RR’s story: fractured ribs and shattered pelvis.

The Attack

On the 22nd August, 2019, I was walking with my husband on a popular public footpath near Belper, Derbyshire. There were no warning signs at the entrance to the field, but we saw there were Aberdeen Angus cows in the field. We knew that a lot of people walk through here, so we felt safe.

We are experienced walkers and my husband has worked with cows.

At a gap in the wall, where the footpath went through, there was a lone cow. As we got near we were shocked to see a very young calf hidden by the wall in the undergrowth. By the time we saw it, it was too late to avoid trouble.

Shady spot where calf was hidden
The shady spot where the calf was hidden.

The cow charged at my husband knocking him down. I hit the cow on the back with my walking pole to stop it attacking my husband – then it went for me. I was flipped into the air and fell onto the ground. When I was on the ground, the cow reared up and put its full weight on me.

My husband managed to get up and shouted at the cow, which eventually moved away. I was taken to hospital by road ambulance, because the air ambulance was in use elsewhere.

My Injuries

I was admitted to hospital with the following injuries;

  • 6 breaks in my pelvis,
  • 7 broken ribs, 6 of which were flail breaks,
  • pneumothorax,
  • 4 broken transverse processes on my spine,
  • and a chipped scapular.

In hospital, I had a chest drain inserted and I was in HDU for two nights with a non invasive ventilator. I had an operation to stabilise my pelvis with two metal bars inserted, one of which I had removed in January this year, but the other will stay for life.

Pins in the pelvis, from victim's X-ray
X-ray of my pelvis with two metal bars

Unfortunately, in hospital I acquired pneumonia, and then atrial fibrillation due to the pneumonia. I was in hospital for 3 weeks altogether.

At home, I developed a deep vein thrombosis in my leg, due to being immobile.

After 12 months I am getting back to do some of the things I used to, but it has been a long, painful process. Before this happened, I was very fit and used to walk in 26 mile events.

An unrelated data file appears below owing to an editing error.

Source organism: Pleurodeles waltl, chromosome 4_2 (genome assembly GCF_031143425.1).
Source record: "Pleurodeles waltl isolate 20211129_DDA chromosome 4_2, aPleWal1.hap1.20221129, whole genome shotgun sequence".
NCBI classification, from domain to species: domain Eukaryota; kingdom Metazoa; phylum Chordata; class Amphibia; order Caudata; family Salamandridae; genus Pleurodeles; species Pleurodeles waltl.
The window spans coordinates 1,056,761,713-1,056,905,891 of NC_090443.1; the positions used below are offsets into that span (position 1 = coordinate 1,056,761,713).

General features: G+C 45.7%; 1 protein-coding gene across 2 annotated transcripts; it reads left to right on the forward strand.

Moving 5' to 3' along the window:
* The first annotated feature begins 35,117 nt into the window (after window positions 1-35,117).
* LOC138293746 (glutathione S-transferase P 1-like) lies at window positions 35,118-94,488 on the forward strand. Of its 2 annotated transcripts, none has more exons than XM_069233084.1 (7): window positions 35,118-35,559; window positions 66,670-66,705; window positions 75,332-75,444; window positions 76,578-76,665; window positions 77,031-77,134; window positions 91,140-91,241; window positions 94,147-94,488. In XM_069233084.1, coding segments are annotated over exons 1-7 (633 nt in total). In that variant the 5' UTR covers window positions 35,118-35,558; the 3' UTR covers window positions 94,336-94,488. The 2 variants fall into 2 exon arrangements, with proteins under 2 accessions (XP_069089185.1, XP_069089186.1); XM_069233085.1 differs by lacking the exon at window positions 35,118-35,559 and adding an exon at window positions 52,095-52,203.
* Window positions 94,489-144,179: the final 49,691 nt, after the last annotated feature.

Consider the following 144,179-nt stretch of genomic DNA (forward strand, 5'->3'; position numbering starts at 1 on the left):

I am left with anxiety, insomnia, chest pain, hip pain, low stamina, and a serious fear of cows!


There were no warning signs at the time of the attack, but some people who live nearby put up a warning sign after the incident.

The incident was investigated by the Health and Safety Executive. I was told the HSE inspector went to look at the site and met the farmer, and recommended they must put signs up, and not have very young calves in that field. A year later, we could see there were cows in the field and the signs indicated there were calves, but we did not get close enough to see if there were young ones amongst them!

New signs warning of dangerous cattle after the attack
Signs are now in place

The farmer was called to the field by a neighbour when I had the accident, and was hysterical when she saw me. She told us she would destroy the cow, and that a similar incident happened the previous year (although not as bad) with a different cow. I found out on Facebook that there was a further incident in the same field a couple of years before. Later, the farmer told my husband they had kept the cow as she was “fine now”.

The farmer suggested we make a claim as they were with National Farmer’s Union, and the claim is going through now. The NFU have been very good in paying for physio, counselling, hypnotherapy and a new office chair for when I resume my MSc studies as a mature student.

Changes I would like to see

Cows with calves should not be in fields with a public footpath running through. Better signage is needed.

If calves are in the field with a footpath, it should not be possible for them to have a calf hidden out of sight of a walker on a path, for example, in undergrowth or behind a wall.

Cows which attack people should be kept away from the public, or should be destroyed so the aggressive genes are not passed on.

Photo credits: All photos are victim’s own.

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